Sunday, August 17, 2014

Stop—And Smell the Gardenia

“Ohhhh, smell this gardenia,” I said to my husband, lifting a freshly picked specimen to his face. Sniff. Sniff. Sniff. SniffSniffSniff. His quick succession of inhalations over the ivory-petaled flower produced no reaction. Continuing at that pace, however, he'd soon be hyperventilating.

What a shame, that he couldn’t partake in the pleasure of the rich fragrance, a fond remembrance of my growing up in the South. In the summers, the scent of gardenias—along with their larger cousins, the magnolia tree flowers—would hang in the warmly humid air. It was practically the only good thing to come from that oppressive heat; our house had only spotty air-conditioning back then.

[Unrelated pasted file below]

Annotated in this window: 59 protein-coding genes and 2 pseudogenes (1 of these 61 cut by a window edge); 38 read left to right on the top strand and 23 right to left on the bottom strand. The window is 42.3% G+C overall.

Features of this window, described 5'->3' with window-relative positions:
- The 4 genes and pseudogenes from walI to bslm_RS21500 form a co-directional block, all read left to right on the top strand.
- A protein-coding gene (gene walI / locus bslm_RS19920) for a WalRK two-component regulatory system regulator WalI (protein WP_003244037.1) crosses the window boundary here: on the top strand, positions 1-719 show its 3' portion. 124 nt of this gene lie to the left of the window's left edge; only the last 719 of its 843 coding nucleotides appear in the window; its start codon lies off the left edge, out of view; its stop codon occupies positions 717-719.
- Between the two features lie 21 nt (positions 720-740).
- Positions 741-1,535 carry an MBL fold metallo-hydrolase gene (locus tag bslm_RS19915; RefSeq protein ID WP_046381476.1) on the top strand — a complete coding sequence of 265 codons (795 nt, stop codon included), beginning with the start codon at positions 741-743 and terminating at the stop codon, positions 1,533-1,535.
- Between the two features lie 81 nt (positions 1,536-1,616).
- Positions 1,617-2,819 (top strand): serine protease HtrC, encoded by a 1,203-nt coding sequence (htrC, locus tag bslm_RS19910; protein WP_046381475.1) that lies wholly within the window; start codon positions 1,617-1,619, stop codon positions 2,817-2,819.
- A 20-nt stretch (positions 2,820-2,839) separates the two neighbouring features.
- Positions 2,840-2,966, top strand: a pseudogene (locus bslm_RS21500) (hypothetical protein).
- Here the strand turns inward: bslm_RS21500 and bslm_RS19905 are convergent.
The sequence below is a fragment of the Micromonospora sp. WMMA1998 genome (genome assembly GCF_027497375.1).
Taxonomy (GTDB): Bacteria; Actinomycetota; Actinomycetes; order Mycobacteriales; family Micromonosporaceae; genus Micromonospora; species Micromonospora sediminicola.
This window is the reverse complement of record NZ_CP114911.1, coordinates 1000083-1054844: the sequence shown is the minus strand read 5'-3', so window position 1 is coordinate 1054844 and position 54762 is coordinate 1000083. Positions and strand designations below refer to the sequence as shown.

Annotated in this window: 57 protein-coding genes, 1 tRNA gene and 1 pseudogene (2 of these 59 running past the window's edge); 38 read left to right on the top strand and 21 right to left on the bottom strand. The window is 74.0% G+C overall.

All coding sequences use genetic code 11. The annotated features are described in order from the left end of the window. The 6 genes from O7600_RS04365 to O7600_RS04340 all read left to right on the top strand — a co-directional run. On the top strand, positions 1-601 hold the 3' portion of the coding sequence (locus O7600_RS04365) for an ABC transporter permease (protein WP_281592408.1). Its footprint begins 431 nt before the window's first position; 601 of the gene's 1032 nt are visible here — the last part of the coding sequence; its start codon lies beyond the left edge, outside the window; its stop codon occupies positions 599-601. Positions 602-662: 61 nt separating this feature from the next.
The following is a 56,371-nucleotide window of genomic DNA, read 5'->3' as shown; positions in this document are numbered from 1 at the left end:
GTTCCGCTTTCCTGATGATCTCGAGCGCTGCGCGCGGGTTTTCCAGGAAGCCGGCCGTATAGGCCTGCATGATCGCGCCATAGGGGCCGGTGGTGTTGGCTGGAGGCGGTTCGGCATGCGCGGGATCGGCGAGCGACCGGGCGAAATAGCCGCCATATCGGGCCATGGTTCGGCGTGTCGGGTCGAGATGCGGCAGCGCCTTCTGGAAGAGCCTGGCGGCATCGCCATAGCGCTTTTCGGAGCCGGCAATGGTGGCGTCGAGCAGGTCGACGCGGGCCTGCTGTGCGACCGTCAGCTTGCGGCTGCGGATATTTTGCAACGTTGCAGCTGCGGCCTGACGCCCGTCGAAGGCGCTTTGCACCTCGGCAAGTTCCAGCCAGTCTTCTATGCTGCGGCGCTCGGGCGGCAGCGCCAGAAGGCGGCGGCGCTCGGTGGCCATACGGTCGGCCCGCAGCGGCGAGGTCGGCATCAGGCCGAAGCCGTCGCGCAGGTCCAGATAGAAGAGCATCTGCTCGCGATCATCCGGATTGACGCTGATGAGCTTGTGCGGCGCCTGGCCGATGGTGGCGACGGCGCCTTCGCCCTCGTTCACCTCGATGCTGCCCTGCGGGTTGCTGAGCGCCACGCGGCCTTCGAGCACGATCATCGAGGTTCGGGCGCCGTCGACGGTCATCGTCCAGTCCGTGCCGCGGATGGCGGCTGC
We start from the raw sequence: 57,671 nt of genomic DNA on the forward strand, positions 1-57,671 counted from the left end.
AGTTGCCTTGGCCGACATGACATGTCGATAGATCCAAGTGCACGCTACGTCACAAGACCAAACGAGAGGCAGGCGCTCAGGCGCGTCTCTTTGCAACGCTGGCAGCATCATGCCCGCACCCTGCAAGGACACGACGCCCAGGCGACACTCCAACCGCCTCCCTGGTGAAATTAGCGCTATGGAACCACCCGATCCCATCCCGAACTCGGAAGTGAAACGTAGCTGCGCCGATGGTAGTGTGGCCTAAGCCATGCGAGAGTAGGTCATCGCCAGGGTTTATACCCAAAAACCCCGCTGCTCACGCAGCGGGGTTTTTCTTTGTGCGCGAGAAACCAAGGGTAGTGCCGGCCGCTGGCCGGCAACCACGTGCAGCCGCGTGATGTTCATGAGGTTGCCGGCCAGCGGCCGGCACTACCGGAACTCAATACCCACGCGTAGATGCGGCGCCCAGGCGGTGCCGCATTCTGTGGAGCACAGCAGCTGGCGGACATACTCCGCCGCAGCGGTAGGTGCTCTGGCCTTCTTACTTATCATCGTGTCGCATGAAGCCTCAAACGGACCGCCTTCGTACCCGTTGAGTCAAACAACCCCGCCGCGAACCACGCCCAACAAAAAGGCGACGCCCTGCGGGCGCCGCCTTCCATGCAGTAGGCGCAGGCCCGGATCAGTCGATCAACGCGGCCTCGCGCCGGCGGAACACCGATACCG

That little gardenia bush had produced nothing but leafy growth for the past eight years. They are notoriously finicky bloomers in the Bay Area, I've been told. And, this summer marked the first success: a constant profusion of velvety blossoms against shiny, deep-green foliage. The bush is pictured here, along with a metal goat stuck in the rose pot behind it. It is fitting for this post, because my husband’s nickname is Dr. Goat. Here, the goat looks like he might eat the gardenias, fine-smelling or not.

This wasn’t the first time when my husband could not share my appreciation of scented flowers. “I must have blown out my olfactory receptors in the lab,” he always says, speaking of his time spent studying to become a biologist and dealing with various chemicals during experiments in the lab.